William Shakespeare sometimes interestingly features Goddesses and Gods in his canon of plays, often enough that they can be put together into a series-
Frequently when Shakespeare includes Deities in his plays, They are Classical Ones reflecting the Latin education received by Elizabethans; sometimes, however, he features native British Divinities- as is the case with Hern the Hunter in The Merry Wives of Windsor (c. 1597). There is dispute whether Hern represents a version of the Celtic Cernunnos, or perhaps an Anglo-Saxon identification of one of the Wild Hunt leaders- in which case, Hern was assimilated into British mythology at such an early date, from the Elizabethan perspective, that He counts as basically a native figure. Situated in Windsor, the site from which the Royal Family takes their name, Hern is an exceptionally localized Deity, and indeed Mistress Page’s speech describing His legend constitutes a huge part of our understanding of Him (it is rare to find discussion of Hern that does not quote the speech, as representing His primary account).
According to Mistress Page, Hern was once an actual person, a “keeper” of Windsor Forest (something akin to a Park Ranger). Further legend states that Hern was murdered one night by wicked men, causing His ghost to return, roaming the woodlands and seeking vengeance upon evil-doers (Hern is a little like Batman). Hern’s signature emblem is the impressive set of stags’ antlers that he bears on top of his head; if you check out “Herne the Hunter, images,” you will find some fantastic artwork and photography inspired by the Horned Forest Lord. The tale that Mistress Page recounts in Act IV (scene iv) is as much a spook-story as it is a local legend, kept alive by oral folk-culture.
“There is an old tale goes that Hern the Hunter, sometime a keeper here in Windsor Forest, doth all the wintertime, at still midnight, walk round about an oak, with great racked horns; and there he blasts the tree, and takes the cattle, and makes milch-kine yield blood, and shakes a chain in a most hideous and dreadful manner. You have heard of such a spirit, and well you know the superstitious idle-headed eld received and did deliver to our age this tale of Hern the Hunter for a truth.”
In (Act V, scene v), Falstaff enters in the potent disguise of a male deer, according to stage directions, “with a buck’s head upon him.” At the least, Falstaff is wearing a pair of antlers, in order to impersonate Hern, the Personification (or Deification) of a stag. He goes on to describe himself in a speech that includes Classical allusions to horny Deities, as well as references to himself as Hern, representing the Stag-Lord of the forest in a rutting mood. “The Windsor bell hath struck twelve; the minute draws on. Now the hot-blooded Gods assist me! Remember, Jove, Thou wast a bull for Thy Europa; love set on Thy horns. O powerful love! that in some respects makes a beast a man; in some other, a man a beast! You were also, Jupiter, a swan for the love of Leda. O omnipotent Love! how near the God drew to the complexion of a goose! A fault done first in the form of a beast. O Jove, a beastly fault! When Gods have hot backs, what shall poor men do? For me, I am here a Windsor stag, and the fattest, I think, in the forest. Send me a cool rut-time, Jove, or who can blame me to piss my tallow? Who comes here? My doe? My doe with the black scut? Am I a woodman, ha? Speak I like Hern the Hunter? Why, now is Cupid a child of conscience; he makes restitution. As I am a true Spirit, welcome!”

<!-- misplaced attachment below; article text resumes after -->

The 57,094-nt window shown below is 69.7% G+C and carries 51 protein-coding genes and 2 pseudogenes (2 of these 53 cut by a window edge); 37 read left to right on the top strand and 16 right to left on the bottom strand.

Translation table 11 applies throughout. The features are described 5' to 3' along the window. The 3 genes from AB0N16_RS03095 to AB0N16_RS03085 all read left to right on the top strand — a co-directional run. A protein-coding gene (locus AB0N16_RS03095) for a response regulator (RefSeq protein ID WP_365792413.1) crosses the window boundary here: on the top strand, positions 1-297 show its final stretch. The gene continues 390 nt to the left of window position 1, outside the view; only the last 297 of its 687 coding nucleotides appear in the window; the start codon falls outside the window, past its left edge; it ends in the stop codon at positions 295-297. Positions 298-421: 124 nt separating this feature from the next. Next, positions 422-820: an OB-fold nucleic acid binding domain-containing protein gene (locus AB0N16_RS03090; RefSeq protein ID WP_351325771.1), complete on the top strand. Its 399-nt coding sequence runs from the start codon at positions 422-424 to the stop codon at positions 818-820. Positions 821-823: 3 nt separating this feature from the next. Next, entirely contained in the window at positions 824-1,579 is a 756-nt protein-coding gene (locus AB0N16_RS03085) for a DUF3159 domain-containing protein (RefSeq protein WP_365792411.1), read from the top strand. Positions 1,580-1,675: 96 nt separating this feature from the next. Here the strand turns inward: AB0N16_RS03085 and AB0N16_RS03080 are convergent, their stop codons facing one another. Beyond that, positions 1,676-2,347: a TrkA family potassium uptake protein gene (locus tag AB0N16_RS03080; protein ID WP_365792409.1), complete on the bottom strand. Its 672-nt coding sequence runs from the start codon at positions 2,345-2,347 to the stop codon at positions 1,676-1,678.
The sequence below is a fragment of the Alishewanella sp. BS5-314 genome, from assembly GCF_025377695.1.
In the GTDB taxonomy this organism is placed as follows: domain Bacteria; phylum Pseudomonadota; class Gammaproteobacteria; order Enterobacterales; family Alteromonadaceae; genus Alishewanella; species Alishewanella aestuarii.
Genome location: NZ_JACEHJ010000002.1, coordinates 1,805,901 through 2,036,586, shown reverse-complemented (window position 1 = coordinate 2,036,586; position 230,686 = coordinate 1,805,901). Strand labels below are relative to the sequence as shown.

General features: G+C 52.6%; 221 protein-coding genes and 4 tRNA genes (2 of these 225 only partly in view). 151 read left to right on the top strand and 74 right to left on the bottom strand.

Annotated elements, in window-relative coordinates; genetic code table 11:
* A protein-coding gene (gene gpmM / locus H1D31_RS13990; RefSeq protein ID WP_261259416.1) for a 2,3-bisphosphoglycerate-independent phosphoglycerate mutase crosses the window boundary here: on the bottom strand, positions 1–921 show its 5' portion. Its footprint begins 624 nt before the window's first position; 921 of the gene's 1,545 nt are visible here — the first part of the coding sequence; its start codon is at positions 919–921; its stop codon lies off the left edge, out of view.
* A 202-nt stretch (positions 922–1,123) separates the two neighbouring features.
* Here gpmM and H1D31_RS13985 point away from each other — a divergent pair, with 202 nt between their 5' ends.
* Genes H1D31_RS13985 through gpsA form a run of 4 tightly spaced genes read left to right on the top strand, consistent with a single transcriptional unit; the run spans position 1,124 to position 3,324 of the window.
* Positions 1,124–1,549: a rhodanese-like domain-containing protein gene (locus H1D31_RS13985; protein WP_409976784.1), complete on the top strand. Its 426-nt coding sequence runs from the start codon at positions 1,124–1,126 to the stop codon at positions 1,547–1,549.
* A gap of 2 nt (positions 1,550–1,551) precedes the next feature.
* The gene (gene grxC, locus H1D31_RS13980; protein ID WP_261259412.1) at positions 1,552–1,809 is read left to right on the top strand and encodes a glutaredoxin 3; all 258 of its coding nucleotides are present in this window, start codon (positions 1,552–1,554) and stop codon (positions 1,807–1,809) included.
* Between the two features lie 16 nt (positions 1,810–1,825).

In summary: Falstaff has been set up to think that he is meeting the Merry Wives of Windsor (Mistress Page and Mistress Ford) for a menage a trois rendezvous in Windsor Forest (the menage a trois relationship; who knew it was in Shakespeare?) This is why he is strutting around Windsor Forest wearing the deer’s antlers of Hern and talking about Jupiter “getting it on”: he thinks he’s going to get laid. The other Windsor villagers, however, have wised up to the con-artist knight’s scheming, and are preparing to ambush him by pretending to be the Wild Ride of Faeries, into whose path Falstaff has intruded. (The Merry Wives of Windsor can be read as “Falstaff gets punked; Elizabethan style.”)
At this moment, the Windsor villagers (disguised like Faeries) leap out at Falstaff, swarming all over him in the guise of outraged Faeries, pinching him in the manner of Fays, and burning him with their tapers. Basically, Falstaff “becomes” the stag, hunted to the ground by his vengeful fellow citizens. Having taught the rude knight a lesson, the Windsor folk remind one another, “but till ’tis one o’clock, our dance of custom round about the oak of Hern the Hunter, let us not forget,” a very interesting reference (I think) as it implies a customary circle-dance around a specialized tree during the proverbial Witching Hour of midnight, in honor of a Horned Forest God- something both ancient, Pagan, and Witchy all at the same time.